In 2017, LSTMs have been superseded by the transformer model, invented by a team of Google researchers. Transformers are more precise, but also bigger, than LSTMs. ChatGPT, on the other hand, is a follow-up on OpenAI’s Generative Pre-Trained Transformer, or GPT model, which debuted in 2018.
So, to be clear, LSTMs are no longer state of the art. But if you want to perform some Natural Language Processing, you probably do not have the amount of computing power available that you need to run transformer models. Training a transformer on my own computer (which is already quite powerful), for example, takes roughly five hours, give and take. Personally, I’m utilizing an HPC cluster that can train a transformer in merely five minutes for my own research – but that HPC uses graphics cards, which cost something around $4,500 to $10,000.
This is the reason that, when it comes to some “AI enhanced” functionality, companies will generally only provide an API. This way, the computationally expensive large models can run on their servers and don’t have to run locally on your computer.
But this also stifles innovation. The thing is, when Silicon Valley began embracing the large models of the 2010s, your personal computer became just powerful enough to run an LSTM model. That’s why many companies just skipped shipping LSTM networks with their software and kept everything on their own servers. This also had the benefit that they control who can use their models.
Your Computer Can Run Neural Networks
Yet, there is software that actually ships with an LSTM under the hood. Most notably,
tesseract. Tesseract is an Open Source Optical Character Recognition (OCR) tool that can have a look at an image and extract any text that’s on there. And to actually perform the OCR, tesseract uses an LSTM network. Any software that uses tesseract under the hood, which includes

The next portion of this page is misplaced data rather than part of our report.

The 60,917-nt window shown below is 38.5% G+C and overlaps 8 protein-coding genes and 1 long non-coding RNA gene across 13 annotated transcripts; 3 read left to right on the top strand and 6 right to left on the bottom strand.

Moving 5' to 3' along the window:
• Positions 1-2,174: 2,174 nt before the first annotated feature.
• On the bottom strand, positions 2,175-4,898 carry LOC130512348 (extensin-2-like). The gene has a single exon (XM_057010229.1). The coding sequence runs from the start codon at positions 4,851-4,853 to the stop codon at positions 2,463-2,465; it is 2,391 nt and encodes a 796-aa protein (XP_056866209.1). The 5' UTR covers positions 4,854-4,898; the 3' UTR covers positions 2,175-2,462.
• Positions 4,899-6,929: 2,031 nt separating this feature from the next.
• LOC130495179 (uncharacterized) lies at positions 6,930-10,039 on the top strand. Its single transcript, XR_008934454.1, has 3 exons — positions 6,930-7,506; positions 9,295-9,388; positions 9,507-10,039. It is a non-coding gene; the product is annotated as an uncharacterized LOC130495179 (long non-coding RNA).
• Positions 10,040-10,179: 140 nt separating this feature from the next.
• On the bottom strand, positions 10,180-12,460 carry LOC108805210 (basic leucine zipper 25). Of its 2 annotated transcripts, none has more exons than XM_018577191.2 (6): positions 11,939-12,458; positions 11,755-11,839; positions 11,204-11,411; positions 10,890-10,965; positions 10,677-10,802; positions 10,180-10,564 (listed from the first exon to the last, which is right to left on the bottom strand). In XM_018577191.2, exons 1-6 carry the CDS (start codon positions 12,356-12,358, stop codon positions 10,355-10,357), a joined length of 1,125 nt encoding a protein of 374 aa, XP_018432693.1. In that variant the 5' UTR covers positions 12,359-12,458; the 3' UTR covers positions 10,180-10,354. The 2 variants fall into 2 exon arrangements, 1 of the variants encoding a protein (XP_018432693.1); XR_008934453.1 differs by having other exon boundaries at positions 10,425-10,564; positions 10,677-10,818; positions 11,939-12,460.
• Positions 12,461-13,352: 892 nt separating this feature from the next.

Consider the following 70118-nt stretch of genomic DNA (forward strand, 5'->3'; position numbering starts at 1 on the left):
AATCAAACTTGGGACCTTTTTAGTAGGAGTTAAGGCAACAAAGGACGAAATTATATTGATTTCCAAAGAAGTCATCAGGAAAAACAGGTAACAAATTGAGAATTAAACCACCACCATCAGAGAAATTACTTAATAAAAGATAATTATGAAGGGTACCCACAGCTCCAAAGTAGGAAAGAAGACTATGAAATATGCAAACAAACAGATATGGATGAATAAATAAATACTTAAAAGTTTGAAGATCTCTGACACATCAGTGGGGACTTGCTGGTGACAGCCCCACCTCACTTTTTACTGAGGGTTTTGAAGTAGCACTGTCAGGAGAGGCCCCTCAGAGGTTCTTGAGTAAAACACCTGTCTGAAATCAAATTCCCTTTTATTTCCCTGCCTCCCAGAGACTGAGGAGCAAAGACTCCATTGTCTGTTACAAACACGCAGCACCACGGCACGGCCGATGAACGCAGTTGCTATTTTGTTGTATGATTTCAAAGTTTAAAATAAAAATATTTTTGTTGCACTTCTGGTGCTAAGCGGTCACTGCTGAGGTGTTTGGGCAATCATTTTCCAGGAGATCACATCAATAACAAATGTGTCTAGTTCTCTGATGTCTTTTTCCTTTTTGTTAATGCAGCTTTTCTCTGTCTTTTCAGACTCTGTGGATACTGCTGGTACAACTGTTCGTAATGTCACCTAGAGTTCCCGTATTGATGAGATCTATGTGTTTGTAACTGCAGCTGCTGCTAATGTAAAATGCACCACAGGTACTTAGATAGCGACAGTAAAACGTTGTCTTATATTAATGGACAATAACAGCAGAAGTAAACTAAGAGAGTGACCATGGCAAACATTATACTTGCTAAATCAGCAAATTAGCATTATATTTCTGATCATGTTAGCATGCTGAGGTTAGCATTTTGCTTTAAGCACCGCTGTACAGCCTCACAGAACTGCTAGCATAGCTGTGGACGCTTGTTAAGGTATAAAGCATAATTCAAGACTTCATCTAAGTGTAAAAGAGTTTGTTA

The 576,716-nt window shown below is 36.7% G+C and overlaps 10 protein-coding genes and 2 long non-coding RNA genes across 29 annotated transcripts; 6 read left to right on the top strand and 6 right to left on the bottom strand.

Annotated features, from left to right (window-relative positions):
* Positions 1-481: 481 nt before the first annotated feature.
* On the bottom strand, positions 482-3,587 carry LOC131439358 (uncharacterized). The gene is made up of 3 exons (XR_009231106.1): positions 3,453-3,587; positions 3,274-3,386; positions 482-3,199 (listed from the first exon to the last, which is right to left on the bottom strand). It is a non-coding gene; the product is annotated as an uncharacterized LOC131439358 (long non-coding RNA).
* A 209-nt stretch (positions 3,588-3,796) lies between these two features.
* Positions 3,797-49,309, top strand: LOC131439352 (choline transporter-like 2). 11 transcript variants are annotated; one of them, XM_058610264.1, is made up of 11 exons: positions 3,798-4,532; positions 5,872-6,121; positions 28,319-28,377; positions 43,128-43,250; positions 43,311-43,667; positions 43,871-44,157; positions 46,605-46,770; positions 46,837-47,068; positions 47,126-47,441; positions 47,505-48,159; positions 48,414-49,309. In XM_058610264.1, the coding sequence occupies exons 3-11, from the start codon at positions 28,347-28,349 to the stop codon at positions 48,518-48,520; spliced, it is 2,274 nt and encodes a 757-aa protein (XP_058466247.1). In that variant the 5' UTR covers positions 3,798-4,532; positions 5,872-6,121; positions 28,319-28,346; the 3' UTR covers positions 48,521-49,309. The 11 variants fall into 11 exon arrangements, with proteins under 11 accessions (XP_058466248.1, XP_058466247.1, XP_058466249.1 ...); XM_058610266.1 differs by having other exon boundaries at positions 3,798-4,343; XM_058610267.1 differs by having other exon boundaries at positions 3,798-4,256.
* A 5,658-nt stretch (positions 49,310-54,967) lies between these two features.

ocrmypdf and likely PDF readers such as Adobe Acrobat, run an LSTM on your computer. More specific for research, dependency parser (that can extract the grammar from text) also run on an LSTM, most notably here Stanza, developed in the NLP lab at Stanford University.
LSTMs are no longer state of the art. But they have two benefits that neither transformer nor GPT have: First, they run on everyday computers. And second, because they’re this old, they are well tested, and we have a good understanding of where to utilize them.
So I think we should start developing more LSTM networks. Of course, they won’t be as precise as transformers. But they won’t take a minute to process a single input on regular customers’ computers. With evolving computing power, we should feel entitled to actually use the many resources that nowadays come with a computer.
And implementing LSTMs isn’t even that hard. As I have shown roughly a year ago, one can train and deploy an LSTM network within a single day. On a regular laptop. And there are plenty of use-cases where we can improve the current state of software with a few wisely placed LSTMs. Especially when it comes to writing, LSTMs could suggest synonyms, improve grammar, or – in the context of Zettelkasten systems – suggest tags and related files. And all of that in a privacy-first, offline manner.
I am certainly no fan of the toxic Silicon Valley culture. But I do have to acknowledge that the stream of innovations from players such as Google or OpenAI do push neural networks into the public mind. And by that they can show even everyday users who have no connection with computer science otherwise what benefit they can bring.
Society at large is currently being trained in what neural networks are, and if we can tap into this general interest, we can bring a ton of improvements in a variety of use-cases. And all of that without the $20 price-tag that ChatGPT now comes with.